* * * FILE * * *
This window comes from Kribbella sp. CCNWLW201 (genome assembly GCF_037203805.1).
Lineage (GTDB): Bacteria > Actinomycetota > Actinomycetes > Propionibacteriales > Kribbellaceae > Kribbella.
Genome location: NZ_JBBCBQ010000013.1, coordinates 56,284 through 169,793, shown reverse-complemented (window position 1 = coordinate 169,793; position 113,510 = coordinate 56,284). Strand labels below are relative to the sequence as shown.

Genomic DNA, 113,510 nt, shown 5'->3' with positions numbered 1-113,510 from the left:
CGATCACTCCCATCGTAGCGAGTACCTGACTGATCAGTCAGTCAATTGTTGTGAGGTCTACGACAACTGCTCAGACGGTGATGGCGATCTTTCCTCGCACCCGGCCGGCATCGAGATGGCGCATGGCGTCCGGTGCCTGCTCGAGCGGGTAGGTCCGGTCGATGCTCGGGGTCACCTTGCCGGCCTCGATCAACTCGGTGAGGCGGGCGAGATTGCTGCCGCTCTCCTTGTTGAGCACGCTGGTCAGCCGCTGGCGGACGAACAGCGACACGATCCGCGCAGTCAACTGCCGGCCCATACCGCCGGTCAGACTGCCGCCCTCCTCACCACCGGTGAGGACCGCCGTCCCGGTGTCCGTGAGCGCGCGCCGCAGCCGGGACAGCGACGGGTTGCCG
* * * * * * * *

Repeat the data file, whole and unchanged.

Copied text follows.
This window comes from Kribbella sp. CCNWLW201 (genome assembly GCF_037203805.1).
Lineage (GTDB): Bacteria > Actinomycetota > Actinomycetes > Propionibacteriales > Kribbellaceae > Kribbella.
Genome location: NZ_JBBCBQ010000013.1, coordinates 56,284 through 169,793, shown reverse-complemented (window position 1 = coordinate 169,793; position 113,510 = coordinate 56,284). Strand labels below are relative to the sequence as shown.

Genomic DNA, 113,510 nt, shown 5'->3' with positions numbered 1-113,510 from the left:
CGATCACTCCCATCGTAGCGAGTACCTGACTGATCAGTCAGTCAATTGTTGTGAGGTCTACGACAACTGCTCAGACGGTGATGGCGATCTTTCCTCGCACCCGGCCGGCATCGAGATGGCGCATGGCGTCCGGTGCCTGCTCGAGCGGGTAGGTCCGGTCGATGCTCGGGGTCACCTTGCCGGCCTCGATCAACTCGGTGAGGCGGGCGAGATTGCTGCCGCTCTCCTTGTTGAGCACGCTGGTCAGCCGCTGGCGGACGAACAGCGACACGATCCGCGCAGTCAACTGCCGGCCCATACCGCCGGTCAGACTGCCGCCCTCCTCACCACCGGTGAGGACCGCCGTCCCGGTGTCCGTGAGCGCGCGCCGCAGCCGGGACAGCGACGGGTTGCCG